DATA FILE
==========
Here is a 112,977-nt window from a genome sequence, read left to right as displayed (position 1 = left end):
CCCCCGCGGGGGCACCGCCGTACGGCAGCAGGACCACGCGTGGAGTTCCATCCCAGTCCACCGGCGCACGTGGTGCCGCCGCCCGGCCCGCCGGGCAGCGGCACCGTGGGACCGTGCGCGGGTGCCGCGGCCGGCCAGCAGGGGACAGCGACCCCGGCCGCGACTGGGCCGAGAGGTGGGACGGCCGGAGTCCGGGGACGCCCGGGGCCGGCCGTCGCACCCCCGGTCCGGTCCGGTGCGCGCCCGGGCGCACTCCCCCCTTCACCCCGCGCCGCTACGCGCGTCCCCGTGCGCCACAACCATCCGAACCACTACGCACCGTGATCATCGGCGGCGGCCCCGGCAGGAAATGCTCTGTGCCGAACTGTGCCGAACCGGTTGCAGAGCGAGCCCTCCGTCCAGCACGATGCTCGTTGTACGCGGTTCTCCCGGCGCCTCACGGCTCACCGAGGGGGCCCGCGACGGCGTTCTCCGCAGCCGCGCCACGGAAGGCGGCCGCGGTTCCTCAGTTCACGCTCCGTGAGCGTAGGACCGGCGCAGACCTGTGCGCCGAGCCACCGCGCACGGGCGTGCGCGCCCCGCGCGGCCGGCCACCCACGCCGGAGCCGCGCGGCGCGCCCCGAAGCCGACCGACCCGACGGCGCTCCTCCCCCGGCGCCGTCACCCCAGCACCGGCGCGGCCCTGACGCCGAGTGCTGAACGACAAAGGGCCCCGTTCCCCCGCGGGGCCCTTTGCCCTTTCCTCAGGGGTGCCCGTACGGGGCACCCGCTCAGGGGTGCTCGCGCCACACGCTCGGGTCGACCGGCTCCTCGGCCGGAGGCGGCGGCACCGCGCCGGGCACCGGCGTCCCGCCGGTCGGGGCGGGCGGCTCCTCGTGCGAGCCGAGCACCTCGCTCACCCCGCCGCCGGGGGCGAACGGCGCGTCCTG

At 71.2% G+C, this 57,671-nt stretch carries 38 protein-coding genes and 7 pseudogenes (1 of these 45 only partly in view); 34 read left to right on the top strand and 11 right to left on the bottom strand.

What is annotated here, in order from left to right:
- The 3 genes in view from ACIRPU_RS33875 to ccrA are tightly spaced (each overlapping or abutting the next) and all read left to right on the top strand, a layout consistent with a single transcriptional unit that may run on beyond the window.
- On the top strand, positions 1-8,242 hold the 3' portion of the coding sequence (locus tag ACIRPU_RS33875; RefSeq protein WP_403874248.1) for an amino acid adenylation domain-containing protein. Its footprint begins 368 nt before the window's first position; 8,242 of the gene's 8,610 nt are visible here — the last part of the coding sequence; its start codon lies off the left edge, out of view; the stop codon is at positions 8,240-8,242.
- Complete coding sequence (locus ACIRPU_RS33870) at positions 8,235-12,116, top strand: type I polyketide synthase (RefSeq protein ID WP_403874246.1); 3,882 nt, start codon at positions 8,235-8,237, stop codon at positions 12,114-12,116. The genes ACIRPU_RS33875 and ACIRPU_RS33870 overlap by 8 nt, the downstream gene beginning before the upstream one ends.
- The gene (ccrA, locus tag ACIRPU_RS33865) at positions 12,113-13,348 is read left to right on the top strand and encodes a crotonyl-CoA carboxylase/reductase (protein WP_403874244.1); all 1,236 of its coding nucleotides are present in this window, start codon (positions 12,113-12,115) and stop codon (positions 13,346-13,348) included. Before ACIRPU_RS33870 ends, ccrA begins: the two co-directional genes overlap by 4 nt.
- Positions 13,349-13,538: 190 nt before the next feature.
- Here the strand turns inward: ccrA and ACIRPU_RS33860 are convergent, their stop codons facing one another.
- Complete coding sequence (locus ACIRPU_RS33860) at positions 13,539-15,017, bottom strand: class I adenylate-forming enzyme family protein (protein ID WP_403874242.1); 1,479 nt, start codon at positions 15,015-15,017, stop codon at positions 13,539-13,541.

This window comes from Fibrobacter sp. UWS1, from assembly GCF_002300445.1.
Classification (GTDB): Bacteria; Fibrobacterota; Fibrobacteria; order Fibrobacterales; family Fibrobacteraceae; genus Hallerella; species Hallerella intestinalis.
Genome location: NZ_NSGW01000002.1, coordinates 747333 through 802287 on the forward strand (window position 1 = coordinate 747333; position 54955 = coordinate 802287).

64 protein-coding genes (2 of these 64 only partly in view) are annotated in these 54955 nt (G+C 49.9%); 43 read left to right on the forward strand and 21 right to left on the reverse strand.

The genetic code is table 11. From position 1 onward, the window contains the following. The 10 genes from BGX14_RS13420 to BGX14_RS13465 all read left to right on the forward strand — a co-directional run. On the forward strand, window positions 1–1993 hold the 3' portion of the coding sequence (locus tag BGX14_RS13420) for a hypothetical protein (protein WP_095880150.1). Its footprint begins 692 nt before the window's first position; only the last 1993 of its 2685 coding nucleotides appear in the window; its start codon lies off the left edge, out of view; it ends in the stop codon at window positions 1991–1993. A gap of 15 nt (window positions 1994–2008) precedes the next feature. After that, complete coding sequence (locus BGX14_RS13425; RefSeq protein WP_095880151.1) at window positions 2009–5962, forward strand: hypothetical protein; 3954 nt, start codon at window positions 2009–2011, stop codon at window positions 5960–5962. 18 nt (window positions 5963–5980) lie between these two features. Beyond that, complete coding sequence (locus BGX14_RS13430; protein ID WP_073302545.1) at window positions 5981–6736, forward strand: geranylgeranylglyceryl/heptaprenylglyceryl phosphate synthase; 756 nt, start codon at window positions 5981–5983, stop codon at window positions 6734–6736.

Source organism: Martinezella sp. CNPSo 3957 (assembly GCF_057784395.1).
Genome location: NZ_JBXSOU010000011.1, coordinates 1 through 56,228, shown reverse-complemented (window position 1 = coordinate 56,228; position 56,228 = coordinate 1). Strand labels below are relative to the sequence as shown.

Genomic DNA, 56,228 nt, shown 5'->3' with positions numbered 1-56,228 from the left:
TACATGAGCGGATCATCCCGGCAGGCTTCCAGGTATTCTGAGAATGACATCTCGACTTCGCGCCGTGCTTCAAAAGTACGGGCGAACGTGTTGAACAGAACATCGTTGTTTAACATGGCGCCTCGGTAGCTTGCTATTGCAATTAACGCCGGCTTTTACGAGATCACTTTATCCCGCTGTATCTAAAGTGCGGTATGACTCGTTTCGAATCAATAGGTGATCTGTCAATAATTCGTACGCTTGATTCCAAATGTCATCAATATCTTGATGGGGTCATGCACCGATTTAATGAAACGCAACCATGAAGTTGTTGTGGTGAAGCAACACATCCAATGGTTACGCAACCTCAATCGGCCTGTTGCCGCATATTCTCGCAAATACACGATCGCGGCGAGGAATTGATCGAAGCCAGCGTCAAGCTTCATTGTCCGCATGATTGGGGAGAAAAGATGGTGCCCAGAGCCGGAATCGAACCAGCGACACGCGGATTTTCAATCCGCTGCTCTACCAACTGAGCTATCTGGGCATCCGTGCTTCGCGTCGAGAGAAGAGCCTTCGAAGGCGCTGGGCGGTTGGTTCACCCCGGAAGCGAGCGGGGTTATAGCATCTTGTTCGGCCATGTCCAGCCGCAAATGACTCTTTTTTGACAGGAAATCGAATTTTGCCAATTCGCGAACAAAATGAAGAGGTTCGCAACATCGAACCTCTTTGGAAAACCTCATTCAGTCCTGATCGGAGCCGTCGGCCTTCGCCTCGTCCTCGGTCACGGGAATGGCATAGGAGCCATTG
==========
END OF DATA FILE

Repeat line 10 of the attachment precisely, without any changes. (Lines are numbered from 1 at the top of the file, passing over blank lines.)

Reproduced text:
- Here the strand turns inward: ccrA and ACIRPU_RS33860 are convergent, their stop codons facing one another.